Recently an elderly lady told me of a visit to see a doctor at which she was accompanied by her daughter. The doctor was asking questions about the lady’s symptoms which the daughter answered. Eventually this led to a conversation between the doctor and the daughter when suddenly the elderly lady piped up, “Excuse me, I am here and I can talk for myself”.
The lady comes to mind as a result of recent developments around what retiring people need. Firstly, there was Royal London’s analysis that people retiring today require £260k in their pension to be able to afford to retire. This increases to £440k if they are going to rent in retirement.
Secondly, there is the continuing debate about default pension drawdown pathways; someone is going to decide what is best for those who retire with minimal engagement with their retirement pot.
Clause 21 and 22 of the Financial Guidance and Claims Act are now on the statute book. Clause 21 requires the Secretary of State to put in place regulations banning cold-calling about pensions before the end of June this year or to explain to Parliament why this has not been done. This is a tight timescale. Clause 22 enables regulations to be placed to widen the scope of clause 21 beyond pension cold-calling.
“Excuse me, I am here and I can talk for myself.”
The Royal London analysis is obviously based on a number of assumptions, or averages. For example, the assumption is that a person retires at age 65 on average earnings. But, for how many people is that true? For every assumption made there are large numbers of people to whom the assumption does not apply.
The Royal London report is of great value and if you have time I recommend you read it. For a start it puts a value on home ownership – £180k. This will vary geographically due to variations in rents across the country however what it has done is illustrate the importance of housing wealth in retirement planning. It is not a question of saving for a pension or buying a house. It is a question of how best to combine the two.
Another assumption is that someone retiring on average earnings requires a replacement income of two-thirds of their final earnings. Replacement income is designed to identify what is needed to maintain the living standards experienced whilst working. Basically, maintaining the individual’s spending. Someone with large commuting costs on average earnings is going to be in a different position to someone who walks around the corner to get to work. The former experiences a large reduction in spending that the latter will not.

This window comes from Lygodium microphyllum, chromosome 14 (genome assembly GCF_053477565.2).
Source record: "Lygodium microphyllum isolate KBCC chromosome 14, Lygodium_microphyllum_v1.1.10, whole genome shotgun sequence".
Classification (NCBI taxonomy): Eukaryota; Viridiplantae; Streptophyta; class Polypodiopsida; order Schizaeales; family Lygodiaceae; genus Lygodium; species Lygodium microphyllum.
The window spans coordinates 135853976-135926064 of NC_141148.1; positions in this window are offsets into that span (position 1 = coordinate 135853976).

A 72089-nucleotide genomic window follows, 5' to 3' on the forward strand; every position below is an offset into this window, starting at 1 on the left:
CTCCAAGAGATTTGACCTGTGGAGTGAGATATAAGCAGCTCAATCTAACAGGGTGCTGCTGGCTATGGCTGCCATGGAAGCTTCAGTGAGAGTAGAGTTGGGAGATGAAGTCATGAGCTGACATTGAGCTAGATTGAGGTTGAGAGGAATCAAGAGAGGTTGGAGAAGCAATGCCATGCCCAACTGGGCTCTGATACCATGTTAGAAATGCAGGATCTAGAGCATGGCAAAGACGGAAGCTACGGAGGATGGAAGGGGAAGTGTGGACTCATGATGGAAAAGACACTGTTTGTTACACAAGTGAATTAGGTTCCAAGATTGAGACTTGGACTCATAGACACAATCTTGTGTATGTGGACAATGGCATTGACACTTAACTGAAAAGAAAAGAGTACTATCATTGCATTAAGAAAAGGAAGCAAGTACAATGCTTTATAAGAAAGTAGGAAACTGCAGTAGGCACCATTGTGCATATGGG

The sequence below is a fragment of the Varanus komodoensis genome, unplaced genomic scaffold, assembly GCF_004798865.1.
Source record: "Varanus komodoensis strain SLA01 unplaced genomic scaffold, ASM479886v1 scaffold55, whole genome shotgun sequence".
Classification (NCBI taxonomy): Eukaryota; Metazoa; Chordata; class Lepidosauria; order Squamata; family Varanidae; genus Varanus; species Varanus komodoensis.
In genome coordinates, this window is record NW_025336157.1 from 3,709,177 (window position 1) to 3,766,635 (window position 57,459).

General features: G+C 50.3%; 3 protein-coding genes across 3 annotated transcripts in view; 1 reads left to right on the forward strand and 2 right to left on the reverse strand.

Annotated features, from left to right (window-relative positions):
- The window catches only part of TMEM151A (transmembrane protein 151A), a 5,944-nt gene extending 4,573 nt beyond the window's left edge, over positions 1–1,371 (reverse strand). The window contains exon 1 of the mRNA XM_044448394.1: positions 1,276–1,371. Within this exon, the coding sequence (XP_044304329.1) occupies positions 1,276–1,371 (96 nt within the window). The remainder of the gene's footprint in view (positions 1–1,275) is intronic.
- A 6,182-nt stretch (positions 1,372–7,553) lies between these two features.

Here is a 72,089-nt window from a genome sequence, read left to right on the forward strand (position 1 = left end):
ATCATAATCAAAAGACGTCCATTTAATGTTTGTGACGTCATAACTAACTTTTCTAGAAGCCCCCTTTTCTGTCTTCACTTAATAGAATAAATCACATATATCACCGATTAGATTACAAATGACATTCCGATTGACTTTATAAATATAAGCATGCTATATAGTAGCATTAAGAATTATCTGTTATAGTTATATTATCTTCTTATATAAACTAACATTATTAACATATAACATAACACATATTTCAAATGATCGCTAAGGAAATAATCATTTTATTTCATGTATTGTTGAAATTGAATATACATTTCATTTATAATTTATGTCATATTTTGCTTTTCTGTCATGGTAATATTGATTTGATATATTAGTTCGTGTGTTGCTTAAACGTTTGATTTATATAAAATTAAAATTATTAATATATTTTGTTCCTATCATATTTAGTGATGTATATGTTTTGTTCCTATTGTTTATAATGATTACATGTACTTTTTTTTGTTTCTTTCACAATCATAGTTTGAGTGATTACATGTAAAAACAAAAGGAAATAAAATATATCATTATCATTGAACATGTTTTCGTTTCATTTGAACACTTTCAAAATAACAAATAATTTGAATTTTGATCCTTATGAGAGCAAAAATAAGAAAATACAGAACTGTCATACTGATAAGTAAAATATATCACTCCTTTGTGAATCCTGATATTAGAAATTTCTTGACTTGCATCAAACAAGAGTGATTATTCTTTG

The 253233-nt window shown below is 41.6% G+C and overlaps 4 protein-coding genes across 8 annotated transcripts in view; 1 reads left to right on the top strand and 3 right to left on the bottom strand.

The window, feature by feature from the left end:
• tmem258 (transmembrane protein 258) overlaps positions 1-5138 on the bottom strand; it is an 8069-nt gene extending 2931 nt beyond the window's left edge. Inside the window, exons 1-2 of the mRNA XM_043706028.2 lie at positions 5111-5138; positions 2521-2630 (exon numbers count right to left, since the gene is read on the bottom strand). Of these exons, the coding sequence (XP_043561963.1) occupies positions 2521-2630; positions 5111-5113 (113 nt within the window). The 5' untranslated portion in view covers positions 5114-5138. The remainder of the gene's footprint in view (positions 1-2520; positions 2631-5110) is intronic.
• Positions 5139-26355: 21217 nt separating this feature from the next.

What if I have not accumulated £260k of pension savings? This is likely to be the situation for a large number of people who are currently approaching retirement. If I have accumulated housing wealth how can I use it to supplement my pension? Where can I obtain guidance on what my options are and the pro’s and con’s of each? These are the questions that will be uppermost in the minds of large numbers who are currently retiring.
This leads onto default drawdown pathways. The proponents say retiring people need these so that they do not have to engage with their pension(s) as they move into retirement. However, how I use my housing wealth dictates how I will use my pension and vice versa. What income should the drawdown pathway generate? What if it is insufficient to cover my spending? Eventually will I be forced to release some money from my home in the wrong way at the wrong time? Will default drawdown pathways force me into costly financial errors?
“Excuse me, I am here and I can talk for myself.”
We need to protect vulnerable consumers from scammers; therefore we need to prevent contact with them. At the time of writing we do not know the scope of the regulations, but the wider they are drawn the more difficult legitimate marketing campaigns will become. If they are too narrow they will have minimal impact on the scammers. Scammers will always find a way around whatever regulations are in place.
To make life difficult for the scammers we need to educate their potential victims so that they become wary of unrealistic claims and increase the availability and access to good quality advice.
The more I know the more questions I can ask and with the help of trusted professionals, the more likely it is that I will make sensible decisions instead of being told what is good for me. Is that not the modern doctor-patient relationship? The doctor gives information on the alternative treatments for the patient’s symptoms and aids them in coming to the best solution for themselves.
How many people retire with £260k in their pension pot, let alone rent their home with £440k? This illustrates the need for advisers be they pension, or mortgage advisers to become the financial doctor for their clients. If they trust you like their doctor and you become their go-to financial guru you will not be affected by any cold-calling bans however they may appear.
Bob Champion is chairman of the Later Life Academy (LLA)